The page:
The spinal cord is a bundle of nerves and other tissue that the human vertebrae contains and protects. The spinal cord sends messages from the brain to all parts of the body. It also sends messages from the body to the brain. Humans are able to perceive pain and move our limbs because of messages sent through the spinal cord. Due to a spinal cord injury, some or all of these impulses may not be able to get transmitted. The result is a complete or total loss of sensation and mobility below the injury, a spinal cord paralysis. A spinal cord injury closer to the neck will usually cause spinal cord paralysis throughout a larger part of the body than one in the lower back area.

Different kinds of paralysis:

Spinal cord paralysis can be complete or partial. With there being so many ways in which injury or damage can be caused to the spinal cord, here are the four main categories that concern the different parts of the body:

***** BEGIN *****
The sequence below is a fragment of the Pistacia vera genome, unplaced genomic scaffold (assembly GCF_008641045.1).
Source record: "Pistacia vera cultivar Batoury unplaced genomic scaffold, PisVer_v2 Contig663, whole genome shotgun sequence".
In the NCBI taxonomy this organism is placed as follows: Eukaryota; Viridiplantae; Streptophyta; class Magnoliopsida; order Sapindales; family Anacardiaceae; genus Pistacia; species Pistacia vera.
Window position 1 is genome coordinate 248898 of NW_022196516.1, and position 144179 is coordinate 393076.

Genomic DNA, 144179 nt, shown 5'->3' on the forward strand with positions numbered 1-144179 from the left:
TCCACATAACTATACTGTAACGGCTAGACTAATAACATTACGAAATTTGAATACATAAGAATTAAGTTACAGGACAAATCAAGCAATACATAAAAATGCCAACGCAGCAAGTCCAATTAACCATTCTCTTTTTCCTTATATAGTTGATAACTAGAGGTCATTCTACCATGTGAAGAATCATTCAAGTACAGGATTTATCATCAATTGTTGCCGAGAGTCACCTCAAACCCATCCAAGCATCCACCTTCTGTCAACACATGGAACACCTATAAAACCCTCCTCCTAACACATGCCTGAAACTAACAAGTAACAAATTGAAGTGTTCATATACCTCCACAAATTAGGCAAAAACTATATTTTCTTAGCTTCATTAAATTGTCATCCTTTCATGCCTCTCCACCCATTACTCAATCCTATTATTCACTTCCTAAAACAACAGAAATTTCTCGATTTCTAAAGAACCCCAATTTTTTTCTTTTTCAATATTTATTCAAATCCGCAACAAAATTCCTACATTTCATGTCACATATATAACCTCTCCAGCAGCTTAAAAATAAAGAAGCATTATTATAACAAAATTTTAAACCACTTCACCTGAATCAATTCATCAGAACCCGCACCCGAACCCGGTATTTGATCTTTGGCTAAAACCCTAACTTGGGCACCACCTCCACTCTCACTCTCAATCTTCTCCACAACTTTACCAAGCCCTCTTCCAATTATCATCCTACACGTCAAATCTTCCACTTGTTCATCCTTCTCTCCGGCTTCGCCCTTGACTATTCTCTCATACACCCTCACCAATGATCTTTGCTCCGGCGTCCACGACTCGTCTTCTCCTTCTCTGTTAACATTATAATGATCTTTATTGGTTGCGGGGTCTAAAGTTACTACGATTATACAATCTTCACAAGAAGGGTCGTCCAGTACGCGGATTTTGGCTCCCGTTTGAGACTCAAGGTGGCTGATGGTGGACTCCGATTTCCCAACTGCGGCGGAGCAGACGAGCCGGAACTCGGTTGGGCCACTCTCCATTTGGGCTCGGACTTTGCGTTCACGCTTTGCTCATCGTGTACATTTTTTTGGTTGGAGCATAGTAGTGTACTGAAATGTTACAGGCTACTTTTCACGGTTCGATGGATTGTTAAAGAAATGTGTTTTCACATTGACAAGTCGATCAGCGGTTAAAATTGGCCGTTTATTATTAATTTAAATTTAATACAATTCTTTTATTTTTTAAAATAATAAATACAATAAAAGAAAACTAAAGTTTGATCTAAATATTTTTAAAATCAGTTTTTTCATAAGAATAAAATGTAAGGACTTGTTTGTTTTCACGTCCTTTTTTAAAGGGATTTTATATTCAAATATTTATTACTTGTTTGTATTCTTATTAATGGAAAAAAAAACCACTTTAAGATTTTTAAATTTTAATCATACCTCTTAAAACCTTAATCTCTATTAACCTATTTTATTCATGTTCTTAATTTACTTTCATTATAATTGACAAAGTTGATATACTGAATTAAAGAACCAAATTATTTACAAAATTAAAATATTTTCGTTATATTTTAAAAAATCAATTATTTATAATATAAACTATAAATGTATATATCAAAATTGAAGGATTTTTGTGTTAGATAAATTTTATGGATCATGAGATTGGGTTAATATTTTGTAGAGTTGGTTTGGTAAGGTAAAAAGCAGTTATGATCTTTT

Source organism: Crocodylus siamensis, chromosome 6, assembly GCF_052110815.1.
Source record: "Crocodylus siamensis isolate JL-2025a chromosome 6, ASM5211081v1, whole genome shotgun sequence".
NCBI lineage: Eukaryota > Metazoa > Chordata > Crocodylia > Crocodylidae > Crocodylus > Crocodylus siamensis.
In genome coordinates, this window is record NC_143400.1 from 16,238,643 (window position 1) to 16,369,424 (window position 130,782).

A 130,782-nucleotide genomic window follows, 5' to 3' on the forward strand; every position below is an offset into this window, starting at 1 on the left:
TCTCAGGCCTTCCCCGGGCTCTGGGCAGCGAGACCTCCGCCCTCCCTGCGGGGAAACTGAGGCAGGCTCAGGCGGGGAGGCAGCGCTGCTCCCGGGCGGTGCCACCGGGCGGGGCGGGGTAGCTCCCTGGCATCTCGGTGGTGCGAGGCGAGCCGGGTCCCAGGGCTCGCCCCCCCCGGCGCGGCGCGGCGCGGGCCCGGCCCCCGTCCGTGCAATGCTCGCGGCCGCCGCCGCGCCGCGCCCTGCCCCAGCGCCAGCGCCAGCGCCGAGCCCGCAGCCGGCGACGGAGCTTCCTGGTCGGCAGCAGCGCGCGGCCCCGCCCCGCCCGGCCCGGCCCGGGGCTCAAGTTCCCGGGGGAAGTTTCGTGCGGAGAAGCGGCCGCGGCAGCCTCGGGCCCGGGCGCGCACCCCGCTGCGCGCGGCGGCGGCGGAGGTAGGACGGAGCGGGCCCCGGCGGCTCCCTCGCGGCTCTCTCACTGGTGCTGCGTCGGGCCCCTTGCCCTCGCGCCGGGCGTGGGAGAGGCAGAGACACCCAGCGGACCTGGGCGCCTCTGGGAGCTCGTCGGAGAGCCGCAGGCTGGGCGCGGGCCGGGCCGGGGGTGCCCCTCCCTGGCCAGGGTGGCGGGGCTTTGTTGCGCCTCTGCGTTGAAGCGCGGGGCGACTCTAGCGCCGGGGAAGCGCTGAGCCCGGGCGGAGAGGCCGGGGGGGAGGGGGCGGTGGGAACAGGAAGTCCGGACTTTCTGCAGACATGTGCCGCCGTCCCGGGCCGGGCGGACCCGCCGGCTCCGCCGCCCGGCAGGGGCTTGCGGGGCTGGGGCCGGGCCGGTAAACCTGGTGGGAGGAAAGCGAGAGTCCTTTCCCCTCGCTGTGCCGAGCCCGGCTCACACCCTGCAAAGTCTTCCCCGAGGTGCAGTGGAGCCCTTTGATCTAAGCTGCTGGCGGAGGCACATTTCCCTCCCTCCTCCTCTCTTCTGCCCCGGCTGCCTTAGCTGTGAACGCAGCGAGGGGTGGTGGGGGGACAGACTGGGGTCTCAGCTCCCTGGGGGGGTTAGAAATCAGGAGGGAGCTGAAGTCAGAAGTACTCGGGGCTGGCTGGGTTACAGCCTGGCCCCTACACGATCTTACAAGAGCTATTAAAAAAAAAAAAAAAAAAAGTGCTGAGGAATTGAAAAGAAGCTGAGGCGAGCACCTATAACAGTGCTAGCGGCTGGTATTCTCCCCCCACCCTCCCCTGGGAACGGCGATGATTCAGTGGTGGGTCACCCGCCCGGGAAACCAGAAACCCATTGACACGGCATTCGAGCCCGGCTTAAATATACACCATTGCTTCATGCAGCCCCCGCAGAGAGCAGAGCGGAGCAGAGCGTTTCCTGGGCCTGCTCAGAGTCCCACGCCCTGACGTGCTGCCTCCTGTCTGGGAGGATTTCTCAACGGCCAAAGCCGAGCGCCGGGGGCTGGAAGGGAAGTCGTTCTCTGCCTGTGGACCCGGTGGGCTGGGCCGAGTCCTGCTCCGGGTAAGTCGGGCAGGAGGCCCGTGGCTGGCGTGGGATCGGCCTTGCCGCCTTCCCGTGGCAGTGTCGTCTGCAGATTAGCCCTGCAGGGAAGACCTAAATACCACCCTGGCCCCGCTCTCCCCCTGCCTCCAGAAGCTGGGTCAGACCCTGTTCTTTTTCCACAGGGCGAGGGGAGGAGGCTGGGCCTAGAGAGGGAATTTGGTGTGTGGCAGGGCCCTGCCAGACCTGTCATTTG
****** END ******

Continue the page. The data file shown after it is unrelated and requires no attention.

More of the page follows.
• Monoplegia:

This type of paralysis usually occurs when only one part or limb is rendered immobile. It can be temporary in nature and could be a result of stroke or brain injury where the affected nerves are saved from being totally severed. With the help of regular physiotherapy, patient can regain normal functioning of the affected body part.

  • Hemiplegia:

It is a form of paralysis that occurs as a result of brain injury and can be both congenital and acquired in nature. A person who suffers from this form of paralysis, show signs of negative impact on their face, arm, and leg on the same side of the body. The severity of the problem can range from mild to severe and can depend on other lifestyle related factors as well. Though curable with the help of physical therapy and massages, it can take slightly more time to recover from this condition.

  • Paraplegia: